In extremely competitive markets like Marin County and San Francisco we’re seeing a new trend. In an effort to compete with cash buyers some home purchasers are getting full credit approval in advance, where their mortgage banker actually sends their file through underwriting up front, so the loan contingency can be shorter or even in some cases waived altogether. With cash buyers often coming out on top in multiple offer situations it’s natural for those using financing to look for ways to be more competitive, so this may become more and more common as the hot market continues.
This more aggressive approach to financing brings up a couple of important questions. Is this method riskier than the traditional way of doing it, where a buyer has a contingency period during which she has an out if the financing doesn’t come together? And at some point will this become the new model for buyers getting loans? To this point this has been somewhat under the radar but the word is getting out, as the New York Times recently discussed the trend in a piece titled A New Weapon for Bidding Wars.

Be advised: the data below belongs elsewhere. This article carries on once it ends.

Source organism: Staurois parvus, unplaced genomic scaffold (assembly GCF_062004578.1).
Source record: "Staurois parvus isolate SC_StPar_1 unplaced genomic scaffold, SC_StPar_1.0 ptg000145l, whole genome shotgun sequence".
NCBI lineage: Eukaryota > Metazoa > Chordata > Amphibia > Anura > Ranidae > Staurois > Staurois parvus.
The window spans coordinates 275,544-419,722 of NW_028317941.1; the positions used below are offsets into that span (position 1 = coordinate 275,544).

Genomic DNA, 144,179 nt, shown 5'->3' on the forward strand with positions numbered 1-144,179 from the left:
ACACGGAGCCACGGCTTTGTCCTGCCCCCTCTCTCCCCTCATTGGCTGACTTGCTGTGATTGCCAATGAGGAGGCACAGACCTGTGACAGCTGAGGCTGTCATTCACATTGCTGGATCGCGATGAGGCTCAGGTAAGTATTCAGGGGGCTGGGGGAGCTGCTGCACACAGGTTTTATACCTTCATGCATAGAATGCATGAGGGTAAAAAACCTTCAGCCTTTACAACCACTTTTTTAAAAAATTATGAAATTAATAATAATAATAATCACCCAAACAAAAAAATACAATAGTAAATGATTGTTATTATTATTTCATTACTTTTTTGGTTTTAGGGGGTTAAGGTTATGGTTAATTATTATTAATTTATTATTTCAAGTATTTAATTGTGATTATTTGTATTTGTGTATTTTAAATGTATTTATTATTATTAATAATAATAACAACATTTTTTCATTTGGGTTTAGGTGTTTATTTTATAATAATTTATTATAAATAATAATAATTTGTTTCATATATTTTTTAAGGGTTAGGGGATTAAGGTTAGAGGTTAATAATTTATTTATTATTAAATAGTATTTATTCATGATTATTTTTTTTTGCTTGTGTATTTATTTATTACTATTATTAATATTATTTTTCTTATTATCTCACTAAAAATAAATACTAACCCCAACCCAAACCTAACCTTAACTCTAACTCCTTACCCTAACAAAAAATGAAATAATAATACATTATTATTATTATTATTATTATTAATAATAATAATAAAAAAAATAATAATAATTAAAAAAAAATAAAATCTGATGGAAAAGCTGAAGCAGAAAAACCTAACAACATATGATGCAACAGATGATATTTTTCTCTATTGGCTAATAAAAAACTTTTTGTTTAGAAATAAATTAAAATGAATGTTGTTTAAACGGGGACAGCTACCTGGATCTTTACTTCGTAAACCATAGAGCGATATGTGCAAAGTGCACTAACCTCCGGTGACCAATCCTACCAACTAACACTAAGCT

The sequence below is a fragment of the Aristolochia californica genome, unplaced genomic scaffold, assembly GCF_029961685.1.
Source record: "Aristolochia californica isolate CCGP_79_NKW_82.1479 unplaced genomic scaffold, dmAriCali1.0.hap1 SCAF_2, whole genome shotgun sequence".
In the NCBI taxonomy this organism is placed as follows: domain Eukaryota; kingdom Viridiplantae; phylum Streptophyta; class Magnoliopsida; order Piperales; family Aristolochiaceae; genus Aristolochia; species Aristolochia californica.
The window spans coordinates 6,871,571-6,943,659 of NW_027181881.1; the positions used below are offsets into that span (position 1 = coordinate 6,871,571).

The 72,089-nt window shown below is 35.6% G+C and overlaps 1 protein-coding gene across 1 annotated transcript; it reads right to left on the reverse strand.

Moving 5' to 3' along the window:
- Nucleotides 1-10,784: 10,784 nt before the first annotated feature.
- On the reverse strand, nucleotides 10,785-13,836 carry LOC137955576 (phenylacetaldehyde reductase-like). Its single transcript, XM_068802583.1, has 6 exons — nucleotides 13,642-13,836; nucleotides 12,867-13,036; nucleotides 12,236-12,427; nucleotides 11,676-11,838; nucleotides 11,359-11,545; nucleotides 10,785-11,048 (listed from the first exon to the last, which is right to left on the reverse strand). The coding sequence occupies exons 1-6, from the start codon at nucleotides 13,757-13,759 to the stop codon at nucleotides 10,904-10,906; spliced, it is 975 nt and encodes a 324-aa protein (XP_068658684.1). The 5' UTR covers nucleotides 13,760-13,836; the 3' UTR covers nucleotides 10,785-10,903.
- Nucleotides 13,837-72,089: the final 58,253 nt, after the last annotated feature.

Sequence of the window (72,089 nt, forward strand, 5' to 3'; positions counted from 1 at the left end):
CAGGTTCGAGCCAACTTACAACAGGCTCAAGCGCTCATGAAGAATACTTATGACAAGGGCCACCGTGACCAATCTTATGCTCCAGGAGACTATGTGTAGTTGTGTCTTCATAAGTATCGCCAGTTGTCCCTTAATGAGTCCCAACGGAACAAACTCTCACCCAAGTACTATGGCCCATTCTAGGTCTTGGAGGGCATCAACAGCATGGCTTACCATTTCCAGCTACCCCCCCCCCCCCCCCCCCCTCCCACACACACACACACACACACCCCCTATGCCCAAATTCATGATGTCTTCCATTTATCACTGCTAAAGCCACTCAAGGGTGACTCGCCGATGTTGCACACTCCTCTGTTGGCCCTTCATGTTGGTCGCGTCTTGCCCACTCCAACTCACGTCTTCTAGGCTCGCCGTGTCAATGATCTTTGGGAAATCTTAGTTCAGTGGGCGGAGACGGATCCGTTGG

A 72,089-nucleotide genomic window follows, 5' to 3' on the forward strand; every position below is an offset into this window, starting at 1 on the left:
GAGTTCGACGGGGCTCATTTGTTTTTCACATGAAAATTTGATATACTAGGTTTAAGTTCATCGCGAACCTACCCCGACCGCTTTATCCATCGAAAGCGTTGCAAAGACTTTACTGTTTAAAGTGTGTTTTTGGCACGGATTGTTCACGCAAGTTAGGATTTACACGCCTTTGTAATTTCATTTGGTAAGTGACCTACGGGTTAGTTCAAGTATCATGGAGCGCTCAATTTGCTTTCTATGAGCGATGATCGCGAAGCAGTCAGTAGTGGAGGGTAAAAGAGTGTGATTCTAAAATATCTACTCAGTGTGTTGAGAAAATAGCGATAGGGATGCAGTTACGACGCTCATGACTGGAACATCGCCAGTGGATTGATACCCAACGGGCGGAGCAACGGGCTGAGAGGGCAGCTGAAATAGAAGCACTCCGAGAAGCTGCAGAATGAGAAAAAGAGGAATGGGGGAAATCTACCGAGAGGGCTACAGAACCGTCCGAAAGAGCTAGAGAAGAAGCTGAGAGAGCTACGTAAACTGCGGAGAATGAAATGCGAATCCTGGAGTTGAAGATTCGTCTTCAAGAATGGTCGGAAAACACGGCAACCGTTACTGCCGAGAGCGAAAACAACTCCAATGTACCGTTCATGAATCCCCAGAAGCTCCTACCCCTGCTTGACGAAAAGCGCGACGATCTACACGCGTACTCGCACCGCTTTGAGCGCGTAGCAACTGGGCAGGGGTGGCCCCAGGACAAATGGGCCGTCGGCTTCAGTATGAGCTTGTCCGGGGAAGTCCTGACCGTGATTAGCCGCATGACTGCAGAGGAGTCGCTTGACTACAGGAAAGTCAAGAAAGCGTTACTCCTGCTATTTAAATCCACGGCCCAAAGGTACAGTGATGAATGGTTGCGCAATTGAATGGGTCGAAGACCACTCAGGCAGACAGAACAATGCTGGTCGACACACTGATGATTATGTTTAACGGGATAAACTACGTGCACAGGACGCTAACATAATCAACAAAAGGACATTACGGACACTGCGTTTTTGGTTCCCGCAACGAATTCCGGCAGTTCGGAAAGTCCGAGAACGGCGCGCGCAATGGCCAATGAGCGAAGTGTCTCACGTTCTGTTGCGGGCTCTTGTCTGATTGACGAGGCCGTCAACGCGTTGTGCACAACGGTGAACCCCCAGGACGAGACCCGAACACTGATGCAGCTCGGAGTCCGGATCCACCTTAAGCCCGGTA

Also, even if you have no loan contingency, offers with financing are traditionally written with an appraisal contingency. If the property appraises for less than the purchase price the buyer can cancel the contract. Buyers have the option of waiving that contingency, but the bank will only lend based on the appraised value. So buyers who are at the limit of the loan to value ratio (for example 80% in a typical situation) have to bring more down payment money to make the loan happen. But some buyers who have enough money down, or the flexibility to increase their down payment if needed, are going in with no loan or appraisal contingencies, and thus being basically the same as an all cash offer. That’s a huge advantage and we hear from one mortgage banker we work with a lot that the majority of the deals he’s doing lately in San Francisco are structured this way, and it’s becoming more common in Marin as well.